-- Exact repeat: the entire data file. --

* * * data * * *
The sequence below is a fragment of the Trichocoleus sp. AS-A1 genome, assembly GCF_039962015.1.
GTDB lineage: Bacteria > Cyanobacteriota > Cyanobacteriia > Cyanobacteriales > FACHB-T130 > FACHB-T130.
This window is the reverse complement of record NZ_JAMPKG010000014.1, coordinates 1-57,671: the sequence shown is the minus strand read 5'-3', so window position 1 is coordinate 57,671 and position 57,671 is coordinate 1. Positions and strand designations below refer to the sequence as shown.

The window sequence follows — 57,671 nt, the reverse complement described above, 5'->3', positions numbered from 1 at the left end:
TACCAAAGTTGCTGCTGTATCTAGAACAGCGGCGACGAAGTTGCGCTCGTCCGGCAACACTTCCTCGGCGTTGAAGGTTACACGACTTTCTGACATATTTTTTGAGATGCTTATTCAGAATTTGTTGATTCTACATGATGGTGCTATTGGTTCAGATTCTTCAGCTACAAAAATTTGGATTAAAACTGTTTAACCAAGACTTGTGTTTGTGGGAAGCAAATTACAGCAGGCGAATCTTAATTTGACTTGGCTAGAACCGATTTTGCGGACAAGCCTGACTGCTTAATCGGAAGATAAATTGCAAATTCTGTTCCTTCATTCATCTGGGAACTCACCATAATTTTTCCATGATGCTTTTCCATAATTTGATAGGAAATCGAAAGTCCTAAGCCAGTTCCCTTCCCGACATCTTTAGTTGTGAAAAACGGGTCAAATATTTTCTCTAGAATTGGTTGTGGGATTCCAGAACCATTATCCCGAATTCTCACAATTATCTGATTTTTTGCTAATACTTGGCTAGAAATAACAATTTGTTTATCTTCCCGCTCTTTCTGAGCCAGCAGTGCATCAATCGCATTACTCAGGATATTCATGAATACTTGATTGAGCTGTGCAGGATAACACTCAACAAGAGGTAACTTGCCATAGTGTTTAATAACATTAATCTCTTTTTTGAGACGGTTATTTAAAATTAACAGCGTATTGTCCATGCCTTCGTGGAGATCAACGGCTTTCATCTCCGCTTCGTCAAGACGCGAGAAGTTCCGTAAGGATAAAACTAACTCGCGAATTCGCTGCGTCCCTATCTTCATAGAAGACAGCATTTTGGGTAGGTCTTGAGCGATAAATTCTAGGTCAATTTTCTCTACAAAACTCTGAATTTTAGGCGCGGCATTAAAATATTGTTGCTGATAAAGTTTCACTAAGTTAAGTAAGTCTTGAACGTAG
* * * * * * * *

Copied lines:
The sequence below is a fragment of the Trichocoleus sp. AS-A1 genome, assembly GCF_039962015.1.
GTDB lineage: Bacteria > Cyanobacteriota > Cyanobacteriia > Cyanobacteriales > FACHB-T130 > FACHB-T130.
This window is the reverse complement of record NZ_JAMPKG010000014.1, coordinates 1-57,671: the sequence shown is the minus strand read 5'-3', so window position 1 is coordinate 57,671 and position 57,671 is coordinate 1. Positions and strand designations below refer to the sequence as shown.

The window sequence follows — 57,671 nt, the reverse complement described above, 5'->3', positions numbered from 1 at the left end:
TACCAAAGTTGCTGCTGTATCTAGAACAGCGGCGACGAAGTTGCGCTCGTCCGGCAACACTTCCTCGGCGTTGAAGGTTACACGACTTTCTGACATATTTTTTGAGATGCTTATTCAGAATTTGTTGATTCTACATGATGGTGCTATTGGTTCAGATTCTTCAGCTACAAAAATTTGGATTAAAACTGTTTAACCAAGACTTGTGTTTGTGGGAAGCAAATTACAGCAGGCGAATCTTAATTTGACTTGGCTAGAACCGATTTTGCGGACAAGCCTGACTGCTTAATCGGAAGATAAATTGCAAATTCTGTTCCTTCATTCATCTGGGAACTCACCATAATTTTTCCATGATGCTTTTCCATAATTTGATAGGAAATCGAAAGTCCTAAGCCAGTTCCCTTCCCGACATCTTTAGTTGTGAAAAACGGGTCAAATATTTTCTCTAGAATTGGTTGTGGGATTCCAGAACCATTATCCCGAATTCTCACAATTATCTGATTTTTTGCTAATACTTGGCTAGAAATAACAATTTGTTTATCTTCCCGCTCTTTCTGAGCCAGCAGTGCATCAATCGCATTACTCAGGATATTCATGAATACTTGATTGAGCTGTGCAGGATAACACTCAACAAGAGGTAACTTGCCATAGTGTTTAATAACATTAATCTCTTTTTTGAGACGGTTATTTAAAATTAACAGCGTATTGTCCATGCCTTCGTGGAGATCAACGGCTTTCATCTCCGCTTCGTCAAGACGCGAGAAGTTCCGTAAGGATAAAACTAACTCGCGAATTCGCTGCGTCCCTATCTTCATAGAAGACAGCATTTTGGGTAGGTCTTGAGCGATAAATTCTAGGTCAATTTTCTCTACAAAACTCTGAATTTTAGGCGCGGCATTAAAATATTGTTGCTGATAAAGTTTCACTAAGTTAAGTAAGTCTTGAACGTAG